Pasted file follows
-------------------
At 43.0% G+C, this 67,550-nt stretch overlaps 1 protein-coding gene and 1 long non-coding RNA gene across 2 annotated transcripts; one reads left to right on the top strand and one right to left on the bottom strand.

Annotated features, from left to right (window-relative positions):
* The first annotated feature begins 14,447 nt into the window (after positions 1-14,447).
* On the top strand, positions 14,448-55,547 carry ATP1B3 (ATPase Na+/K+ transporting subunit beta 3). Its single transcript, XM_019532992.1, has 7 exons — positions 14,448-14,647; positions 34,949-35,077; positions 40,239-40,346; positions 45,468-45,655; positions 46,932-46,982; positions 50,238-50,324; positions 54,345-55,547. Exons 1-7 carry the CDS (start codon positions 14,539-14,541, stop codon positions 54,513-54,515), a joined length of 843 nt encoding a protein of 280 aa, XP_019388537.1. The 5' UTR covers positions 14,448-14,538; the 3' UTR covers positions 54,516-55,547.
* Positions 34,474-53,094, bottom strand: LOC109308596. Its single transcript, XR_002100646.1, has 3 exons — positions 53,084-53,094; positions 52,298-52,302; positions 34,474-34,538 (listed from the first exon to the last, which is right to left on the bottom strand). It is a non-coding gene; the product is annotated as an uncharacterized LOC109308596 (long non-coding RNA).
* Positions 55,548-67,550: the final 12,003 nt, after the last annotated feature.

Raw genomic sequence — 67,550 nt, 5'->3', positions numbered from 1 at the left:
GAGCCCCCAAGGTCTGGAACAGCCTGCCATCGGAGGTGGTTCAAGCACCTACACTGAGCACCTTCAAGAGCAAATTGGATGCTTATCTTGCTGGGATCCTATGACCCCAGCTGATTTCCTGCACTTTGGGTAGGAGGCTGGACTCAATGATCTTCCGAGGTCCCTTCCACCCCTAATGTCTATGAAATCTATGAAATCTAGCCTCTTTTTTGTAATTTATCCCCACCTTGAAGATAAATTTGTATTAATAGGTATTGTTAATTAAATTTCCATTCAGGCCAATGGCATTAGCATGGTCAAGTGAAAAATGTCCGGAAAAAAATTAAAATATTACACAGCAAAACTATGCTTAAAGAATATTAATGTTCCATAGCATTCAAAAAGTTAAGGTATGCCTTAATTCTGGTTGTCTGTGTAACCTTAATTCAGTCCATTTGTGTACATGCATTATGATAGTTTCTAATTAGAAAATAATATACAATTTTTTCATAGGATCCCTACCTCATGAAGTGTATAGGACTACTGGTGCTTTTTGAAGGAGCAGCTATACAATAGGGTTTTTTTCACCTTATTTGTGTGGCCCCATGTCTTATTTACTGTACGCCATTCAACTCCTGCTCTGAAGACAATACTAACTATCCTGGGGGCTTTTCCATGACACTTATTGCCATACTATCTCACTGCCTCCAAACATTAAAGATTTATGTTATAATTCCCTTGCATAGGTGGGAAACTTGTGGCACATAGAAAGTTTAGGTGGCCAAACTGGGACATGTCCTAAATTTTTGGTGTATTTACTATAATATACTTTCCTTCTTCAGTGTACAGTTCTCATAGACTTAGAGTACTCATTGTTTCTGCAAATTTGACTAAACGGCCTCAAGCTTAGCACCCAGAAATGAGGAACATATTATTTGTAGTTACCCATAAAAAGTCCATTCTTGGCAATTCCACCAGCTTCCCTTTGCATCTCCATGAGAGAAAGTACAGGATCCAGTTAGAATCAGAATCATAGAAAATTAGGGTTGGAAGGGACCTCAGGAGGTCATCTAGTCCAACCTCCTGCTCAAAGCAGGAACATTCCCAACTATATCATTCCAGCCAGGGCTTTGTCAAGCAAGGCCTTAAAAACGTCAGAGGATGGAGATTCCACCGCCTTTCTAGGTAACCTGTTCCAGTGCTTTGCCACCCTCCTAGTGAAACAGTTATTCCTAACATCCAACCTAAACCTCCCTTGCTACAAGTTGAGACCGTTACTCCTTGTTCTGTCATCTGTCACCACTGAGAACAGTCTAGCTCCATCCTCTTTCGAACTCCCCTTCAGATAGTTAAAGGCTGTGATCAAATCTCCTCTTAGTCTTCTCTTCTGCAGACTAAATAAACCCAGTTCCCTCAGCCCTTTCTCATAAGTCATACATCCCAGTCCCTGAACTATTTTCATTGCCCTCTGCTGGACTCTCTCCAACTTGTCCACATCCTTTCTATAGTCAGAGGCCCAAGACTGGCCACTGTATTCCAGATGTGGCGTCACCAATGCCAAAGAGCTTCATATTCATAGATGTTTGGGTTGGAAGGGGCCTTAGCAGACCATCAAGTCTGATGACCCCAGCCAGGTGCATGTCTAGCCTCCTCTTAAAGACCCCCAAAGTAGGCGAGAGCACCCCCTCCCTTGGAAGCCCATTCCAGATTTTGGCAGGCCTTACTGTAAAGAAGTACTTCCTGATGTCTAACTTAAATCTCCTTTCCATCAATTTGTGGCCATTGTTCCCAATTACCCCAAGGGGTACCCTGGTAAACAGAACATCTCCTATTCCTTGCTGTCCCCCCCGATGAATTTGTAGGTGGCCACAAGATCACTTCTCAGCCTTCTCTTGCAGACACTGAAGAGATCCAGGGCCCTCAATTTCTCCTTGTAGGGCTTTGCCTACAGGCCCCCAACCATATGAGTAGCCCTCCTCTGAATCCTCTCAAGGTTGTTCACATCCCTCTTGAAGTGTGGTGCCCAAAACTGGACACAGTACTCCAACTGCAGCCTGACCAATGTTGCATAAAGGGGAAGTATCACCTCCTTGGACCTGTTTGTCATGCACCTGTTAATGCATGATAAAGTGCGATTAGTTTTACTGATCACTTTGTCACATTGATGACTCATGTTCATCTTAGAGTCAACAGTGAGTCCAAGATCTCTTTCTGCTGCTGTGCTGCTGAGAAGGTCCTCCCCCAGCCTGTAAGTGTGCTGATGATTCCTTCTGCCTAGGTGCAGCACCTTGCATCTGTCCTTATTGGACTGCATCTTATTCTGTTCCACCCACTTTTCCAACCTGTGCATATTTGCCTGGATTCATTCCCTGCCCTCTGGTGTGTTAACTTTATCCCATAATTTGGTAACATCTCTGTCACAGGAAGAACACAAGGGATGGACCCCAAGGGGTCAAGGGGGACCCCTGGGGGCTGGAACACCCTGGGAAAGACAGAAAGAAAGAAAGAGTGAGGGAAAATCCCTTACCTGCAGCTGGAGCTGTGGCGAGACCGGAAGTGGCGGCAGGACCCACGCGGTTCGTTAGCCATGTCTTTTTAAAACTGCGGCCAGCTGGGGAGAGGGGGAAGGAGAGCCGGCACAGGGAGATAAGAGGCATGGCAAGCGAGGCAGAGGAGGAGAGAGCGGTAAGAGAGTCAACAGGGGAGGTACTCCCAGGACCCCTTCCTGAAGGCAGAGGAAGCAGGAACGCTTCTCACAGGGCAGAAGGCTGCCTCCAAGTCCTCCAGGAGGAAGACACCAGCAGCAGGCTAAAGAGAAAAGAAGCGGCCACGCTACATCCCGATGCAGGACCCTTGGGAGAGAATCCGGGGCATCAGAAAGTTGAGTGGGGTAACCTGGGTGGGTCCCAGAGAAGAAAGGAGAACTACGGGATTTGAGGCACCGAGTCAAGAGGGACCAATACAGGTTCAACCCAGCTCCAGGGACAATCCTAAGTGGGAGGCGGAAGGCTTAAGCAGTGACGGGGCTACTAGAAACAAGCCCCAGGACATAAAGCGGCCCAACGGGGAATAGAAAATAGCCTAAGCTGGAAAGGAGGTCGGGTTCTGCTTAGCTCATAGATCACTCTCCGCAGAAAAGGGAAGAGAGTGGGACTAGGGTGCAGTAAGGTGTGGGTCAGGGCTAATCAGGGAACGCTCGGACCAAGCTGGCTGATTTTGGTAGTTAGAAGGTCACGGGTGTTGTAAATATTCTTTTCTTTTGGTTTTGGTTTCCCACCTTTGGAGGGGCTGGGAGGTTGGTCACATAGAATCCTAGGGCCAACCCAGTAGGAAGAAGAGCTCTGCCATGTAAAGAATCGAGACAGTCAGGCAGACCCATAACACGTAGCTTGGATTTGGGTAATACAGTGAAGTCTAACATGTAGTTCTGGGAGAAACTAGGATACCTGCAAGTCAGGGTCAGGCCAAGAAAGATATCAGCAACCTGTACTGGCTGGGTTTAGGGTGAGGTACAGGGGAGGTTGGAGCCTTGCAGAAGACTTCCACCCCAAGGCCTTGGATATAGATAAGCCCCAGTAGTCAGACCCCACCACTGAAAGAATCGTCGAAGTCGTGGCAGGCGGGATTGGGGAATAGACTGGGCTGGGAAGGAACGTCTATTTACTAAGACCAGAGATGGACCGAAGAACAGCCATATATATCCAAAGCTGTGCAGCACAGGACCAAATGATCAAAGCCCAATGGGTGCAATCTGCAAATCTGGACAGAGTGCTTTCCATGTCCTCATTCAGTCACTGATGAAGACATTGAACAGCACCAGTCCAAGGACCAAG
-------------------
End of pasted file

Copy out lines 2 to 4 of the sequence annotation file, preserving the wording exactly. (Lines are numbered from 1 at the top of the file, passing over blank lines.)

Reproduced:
Annotated features, from left to right (window-relative positions):
* The first annotated feature begins 14,447 nt into the window (after positions 1-14,447).
* On the top strand, positions 14,448-55,547 carry ATP1B3 (ATPase Na+/K+ transporting subunit beta 3). Its single transcript, XM_019532992.1, has 7 exons — positions 14,448-14,647; positions 34,949-35,077; positions 40,239-40,346; positions 45,468-45,655; positions 46,932-46,982; positions 50,238-50,324; positions 54,345-55,547. Exons 1-7 carry the CDS (start codon positions 14,539-14,541, stop codon positions 54,513-54,515), a joined length of 843 nt encoding a protein of 280 aa, XP_019388537.1. The 5' UTR covers positions 14,448-14,538; the 3' UTR covers positions 54,516-55,547.